Commissioners are expected to begin talking about how to replace him during the meeting Friday, July 1.
Town Manager Tom Harmer informed town commissioners and staffers on Friday that he intends to retire from his position in December at the end of his five-year contract, closing a career that included military service and roles in both the private and public sectors.
Harmer, 63, and the town would have been eligible for a three-year extension in August. Town commissioners are expected to begin instead talking about initial steps in replacing Harmer when they meet Friday, July 1 for the final time before their two-and-a-half-month summer hiatus.
"Managers don’t personally accomplish things. It is really the employees and the departments that make the difference," he wrote to town staffers, announcing his decision. "The town is fortunate to have such a high-caliber group of employees, and I have enjoyed being part of the team."
Harmer was recruited to the town from his role as Sarasota County administrator in June 2017 by then-Town Manager Dave Bullock, who likewise gave town commissioners about six months to weigh his replacement.
At the time, Harmer agreed to a $187,000 salary in a contract that included town retirement benefits of 17.8% salary ($33,286) deposited into a deferred compensation account.
"What a great opportunity for any manager as I consider Longboat Key to be the best place to be in municipal administration," he wrote. "It is obviously also one of the best places to live, work and play in the country as recognized numerous times over the past couple of years and supported by our local citizen survey results."
For nearly eight years beginning in 1999, the U.S. Marine Corps veteran served as fire chief in the Brevard County town of Titusville, rising to become emergency manager, executive director of the town’s community development agency and town manager.
After a stint as the senior vice president of an Orlando real estate development company, he returned to government as deputy county administrator in Sarasota and then county administrator.
In his letter to commissioners, Harmer said he would likely return to the private sector in a family business role but would likely remain connected to the town in some fashion. He and his wife Dee moved to Longboat Key in 2018.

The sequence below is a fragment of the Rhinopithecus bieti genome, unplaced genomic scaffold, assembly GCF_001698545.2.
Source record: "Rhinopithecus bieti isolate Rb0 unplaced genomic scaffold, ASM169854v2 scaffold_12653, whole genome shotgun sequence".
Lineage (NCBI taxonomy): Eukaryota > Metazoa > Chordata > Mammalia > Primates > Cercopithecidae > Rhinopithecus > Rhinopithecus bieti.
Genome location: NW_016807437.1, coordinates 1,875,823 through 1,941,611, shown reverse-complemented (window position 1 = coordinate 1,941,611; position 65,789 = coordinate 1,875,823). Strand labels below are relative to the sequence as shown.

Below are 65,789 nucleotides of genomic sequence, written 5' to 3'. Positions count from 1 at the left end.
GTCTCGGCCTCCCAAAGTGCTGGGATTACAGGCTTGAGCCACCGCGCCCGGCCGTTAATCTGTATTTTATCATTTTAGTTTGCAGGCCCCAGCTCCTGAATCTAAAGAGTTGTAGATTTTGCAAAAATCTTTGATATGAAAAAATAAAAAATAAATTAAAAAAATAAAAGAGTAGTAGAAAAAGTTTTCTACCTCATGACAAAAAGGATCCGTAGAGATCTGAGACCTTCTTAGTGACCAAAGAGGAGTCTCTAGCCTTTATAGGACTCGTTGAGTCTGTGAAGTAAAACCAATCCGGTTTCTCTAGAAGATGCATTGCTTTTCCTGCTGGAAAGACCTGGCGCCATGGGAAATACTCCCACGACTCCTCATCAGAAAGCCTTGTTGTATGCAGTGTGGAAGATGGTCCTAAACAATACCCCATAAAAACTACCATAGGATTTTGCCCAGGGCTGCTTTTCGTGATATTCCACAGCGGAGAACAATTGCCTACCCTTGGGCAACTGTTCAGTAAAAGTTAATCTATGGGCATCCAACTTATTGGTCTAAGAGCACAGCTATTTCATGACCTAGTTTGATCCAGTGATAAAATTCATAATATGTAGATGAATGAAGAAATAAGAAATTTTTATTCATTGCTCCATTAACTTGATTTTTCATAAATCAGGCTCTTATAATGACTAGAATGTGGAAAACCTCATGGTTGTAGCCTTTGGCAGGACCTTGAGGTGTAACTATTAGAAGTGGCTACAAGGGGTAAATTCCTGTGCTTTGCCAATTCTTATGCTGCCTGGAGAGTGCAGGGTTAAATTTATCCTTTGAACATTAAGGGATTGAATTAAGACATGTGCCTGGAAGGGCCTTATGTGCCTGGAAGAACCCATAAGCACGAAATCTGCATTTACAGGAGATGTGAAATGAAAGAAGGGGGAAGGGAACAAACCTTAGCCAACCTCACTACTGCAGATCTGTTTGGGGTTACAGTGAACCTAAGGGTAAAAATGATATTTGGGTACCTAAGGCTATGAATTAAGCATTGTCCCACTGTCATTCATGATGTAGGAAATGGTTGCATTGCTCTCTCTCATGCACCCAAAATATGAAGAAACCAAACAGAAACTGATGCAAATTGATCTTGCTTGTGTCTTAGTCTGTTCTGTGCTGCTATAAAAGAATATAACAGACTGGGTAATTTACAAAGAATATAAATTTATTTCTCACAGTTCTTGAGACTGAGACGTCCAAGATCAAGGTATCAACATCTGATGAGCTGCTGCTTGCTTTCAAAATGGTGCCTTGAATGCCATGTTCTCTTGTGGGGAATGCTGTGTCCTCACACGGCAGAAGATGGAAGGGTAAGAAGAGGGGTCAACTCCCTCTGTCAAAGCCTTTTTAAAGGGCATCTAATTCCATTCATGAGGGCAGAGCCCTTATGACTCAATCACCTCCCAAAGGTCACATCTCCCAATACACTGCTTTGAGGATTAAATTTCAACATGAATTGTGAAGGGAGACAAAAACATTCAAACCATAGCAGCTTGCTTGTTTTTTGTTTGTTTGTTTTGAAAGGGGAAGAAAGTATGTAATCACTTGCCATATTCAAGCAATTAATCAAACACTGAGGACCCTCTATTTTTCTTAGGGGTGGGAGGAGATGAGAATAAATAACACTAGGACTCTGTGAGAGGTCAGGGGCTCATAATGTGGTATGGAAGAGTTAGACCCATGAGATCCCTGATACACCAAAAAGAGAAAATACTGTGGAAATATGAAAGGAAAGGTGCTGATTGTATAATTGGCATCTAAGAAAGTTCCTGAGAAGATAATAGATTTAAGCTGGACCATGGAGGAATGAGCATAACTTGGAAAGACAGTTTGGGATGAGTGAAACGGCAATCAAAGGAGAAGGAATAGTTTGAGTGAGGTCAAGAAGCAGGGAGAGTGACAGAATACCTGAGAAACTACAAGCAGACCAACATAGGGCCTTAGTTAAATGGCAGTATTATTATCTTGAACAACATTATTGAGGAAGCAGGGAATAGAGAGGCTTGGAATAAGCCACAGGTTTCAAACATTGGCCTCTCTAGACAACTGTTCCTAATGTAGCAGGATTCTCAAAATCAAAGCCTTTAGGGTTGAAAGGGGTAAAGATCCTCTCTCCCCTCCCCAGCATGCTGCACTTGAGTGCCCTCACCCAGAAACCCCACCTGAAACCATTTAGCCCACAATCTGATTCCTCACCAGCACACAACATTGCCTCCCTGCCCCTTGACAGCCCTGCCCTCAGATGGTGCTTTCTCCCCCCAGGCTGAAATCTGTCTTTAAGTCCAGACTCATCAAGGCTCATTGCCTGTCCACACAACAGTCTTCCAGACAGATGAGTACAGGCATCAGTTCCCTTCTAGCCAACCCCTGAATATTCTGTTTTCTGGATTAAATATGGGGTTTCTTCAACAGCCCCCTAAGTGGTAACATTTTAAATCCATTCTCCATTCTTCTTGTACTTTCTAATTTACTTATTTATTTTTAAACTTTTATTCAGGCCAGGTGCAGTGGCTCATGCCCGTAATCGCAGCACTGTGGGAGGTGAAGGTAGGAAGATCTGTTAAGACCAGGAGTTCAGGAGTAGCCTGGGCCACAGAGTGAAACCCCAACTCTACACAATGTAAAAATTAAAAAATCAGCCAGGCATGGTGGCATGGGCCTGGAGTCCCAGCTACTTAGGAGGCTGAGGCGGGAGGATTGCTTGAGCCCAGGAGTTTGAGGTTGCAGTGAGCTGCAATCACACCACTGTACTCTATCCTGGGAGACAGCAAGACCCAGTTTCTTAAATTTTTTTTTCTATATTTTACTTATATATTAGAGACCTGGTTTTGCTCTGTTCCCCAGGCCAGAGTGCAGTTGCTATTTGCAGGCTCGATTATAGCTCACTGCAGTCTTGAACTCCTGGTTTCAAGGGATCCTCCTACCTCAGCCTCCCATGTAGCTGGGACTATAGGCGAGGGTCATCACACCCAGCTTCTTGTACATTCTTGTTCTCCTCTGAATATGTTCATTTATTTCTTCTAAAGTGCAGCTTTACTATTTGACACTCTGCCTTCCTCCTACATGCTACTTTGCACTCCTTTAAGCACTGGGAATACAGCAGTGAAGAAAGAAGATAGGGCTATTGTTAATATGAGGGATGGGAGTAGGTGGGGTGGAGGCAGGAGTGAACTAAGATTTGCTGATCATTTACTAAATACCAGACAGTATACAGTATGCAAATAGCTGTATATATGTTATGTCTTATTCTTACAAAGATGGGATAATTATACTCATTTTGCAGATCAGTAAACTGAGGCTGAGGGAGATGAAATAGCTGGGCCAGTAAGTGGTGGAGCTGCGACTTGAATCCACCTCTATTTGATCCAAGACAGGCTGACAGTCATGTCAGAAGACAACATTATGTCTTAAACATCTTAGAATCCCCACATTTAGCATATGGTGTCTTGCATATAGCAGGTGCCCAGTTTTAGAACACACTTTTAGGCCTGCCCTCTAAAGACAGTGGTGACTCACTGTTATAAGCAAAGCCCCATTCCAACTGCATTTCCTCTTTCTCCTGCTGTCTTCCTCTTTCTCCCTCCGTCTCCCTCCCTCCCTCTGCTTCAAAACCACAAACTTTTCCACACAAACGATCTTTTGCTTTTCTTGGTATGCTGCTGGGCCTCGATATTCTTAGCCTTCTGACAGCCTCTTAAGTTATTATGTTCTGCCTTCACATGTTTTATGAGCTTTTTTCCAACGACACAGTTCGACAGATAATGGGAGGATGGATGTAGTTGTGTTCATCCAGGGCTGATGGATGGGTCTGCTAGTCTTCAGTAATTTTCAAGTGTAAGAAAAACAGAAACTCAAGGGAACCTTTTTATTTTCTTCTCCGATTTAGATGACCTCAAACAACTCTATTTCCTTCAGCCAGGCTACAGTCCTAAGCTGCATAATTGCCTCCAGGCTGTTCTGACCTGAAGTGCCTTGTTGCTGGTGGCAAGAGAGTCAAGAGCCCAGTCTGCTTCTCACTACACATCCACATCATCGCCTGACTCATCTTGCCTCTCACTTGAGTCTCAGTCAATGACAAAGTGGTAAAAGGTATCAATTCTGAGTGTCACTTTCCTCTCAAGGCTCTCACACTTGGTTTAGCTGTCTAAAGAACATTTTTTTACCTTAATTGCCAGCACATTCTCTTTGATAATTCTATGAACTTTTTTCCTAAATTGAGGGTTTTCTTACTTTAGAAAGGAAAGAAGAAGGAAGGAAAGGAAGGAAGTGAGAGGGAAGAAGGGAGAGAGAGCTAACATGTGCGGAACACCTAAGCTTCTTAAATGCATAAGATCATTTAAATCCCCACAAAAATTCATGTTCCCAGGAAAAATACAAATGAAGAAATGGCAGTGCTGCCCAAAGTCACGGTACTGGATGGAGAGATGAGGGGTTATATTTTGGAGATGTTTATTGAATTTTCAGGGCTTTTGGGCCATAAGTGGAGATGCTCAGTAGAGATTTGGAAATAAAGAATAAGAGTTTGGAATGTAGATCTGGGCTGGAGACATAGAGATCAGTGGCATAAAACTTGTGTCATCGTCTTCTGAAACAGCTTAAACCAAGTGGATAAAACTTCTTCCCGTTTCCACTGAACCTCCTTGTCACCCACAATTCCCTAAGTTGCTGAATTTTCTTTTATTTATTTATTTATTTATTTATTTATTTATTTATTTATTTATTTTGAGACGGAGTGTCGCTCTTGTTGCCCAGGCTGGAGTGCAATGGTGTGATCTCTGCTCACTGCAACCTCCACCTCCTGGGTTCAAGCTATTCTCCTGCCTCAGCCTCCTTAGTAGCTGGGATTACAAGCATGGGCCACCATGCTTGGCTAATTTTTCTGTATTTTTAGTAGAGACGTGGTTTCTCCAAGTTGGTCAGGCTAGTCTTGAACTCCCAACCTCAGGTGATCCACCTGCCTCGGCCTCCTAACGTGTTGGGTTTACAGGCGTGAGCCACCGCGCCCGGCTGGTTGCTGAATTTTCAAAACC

"My oldest son has recruited me for some time to help him with some of his ventures and the timing is right as I complete my commitment to Longboat Key," he wrote.
Also on the agenda for Friday's meeting:
Commissioners will set a not-to-exceed millage rate for the 2023 fiscal year. Though some commissioners lobbied for an even lower threshold, a consensus this month settled on setting that rate at 1.99 per $1,000 of taxable value once tax assessors’ offices in Sarasota and Manatee counties deliver their final property figures.
Preliminary estimates in June showed the town topping $7 billion in overall value for the first time ever, rising about 13.5% from 2021. In comparison, Venice’s estimated values rose 18.5% to $5.7 billion; North Port’s rose 24.5% to $7.2 billion; Sarasota’s rose 17% to $14.6 billion. Longboat Key is the smallest of those municipalities.
If the town left its millage rate unchanged at 2.114 about $1.76 million in additional tax revenue would flow into the operating budget. At 1.95 (a 7.8% decrease), that figure falls to $608,917. At 1.99, it's $890,000.
The proposed 2023 budget calls for $18.3 million in revenue, $13.7 of it from ad valorem taxes based on 1.95 millage. Expenses are budgeted at $17.8 million.
Town Center Green
Following a pair of over-budget bids and the subsequent withdrawl of one of them, Town Commissioners will face a choice on how to proceed with the site work and stage construction that make up Phase 2 of the overall project. At a workshop meeting on June 20, Commissioners voted by consensus to consider altering the town's proposed budget to account for the site work overage and catch up on potential private donors' willingness to help fund the stage construction.
Commissioners expressed hesitance to give up on the stage construction plan or rebid the project over concerns nothing would change.
Since the workshop, the Longboat Key Foundation has been working the phones in an attempt to gain commitments for additional private financing.
Commissioners will hear a request from operators of Waste Management Inc. for an adjustment in rates for collection and disposal of trash, yard waste and recyclables.
By contract, the company can request an annual adjustment in rates of up to 4% based on the Consumer Price Index, which recorded a May to May increase of 8.6% from 2021 to 2022 – its largest since September 2005.
Waste Management is requesting a 10.1% increase, based on the costs of fuel, labor and materials, and such an increase would require Town Commission approval through a resolution.
In materials provided by the company, a monthly bill for a home that uses a 96-gallon trash cart picked up twice a week, a 64-gallon recycling cart collected once a week and yard waste collected once a week would rise to $17.72.
"These inflationary increases have substantially increased our cost to provide services to your town,'' wrote Bill Gresham, public sector solutions manager for Waste Management Inc. in a June 8 letter to the town. "These unexpected cost increases are requiring WM to seek this type of increase with nearly all our accounts.''
If approved, the new rates would take effect on Aug. 1.
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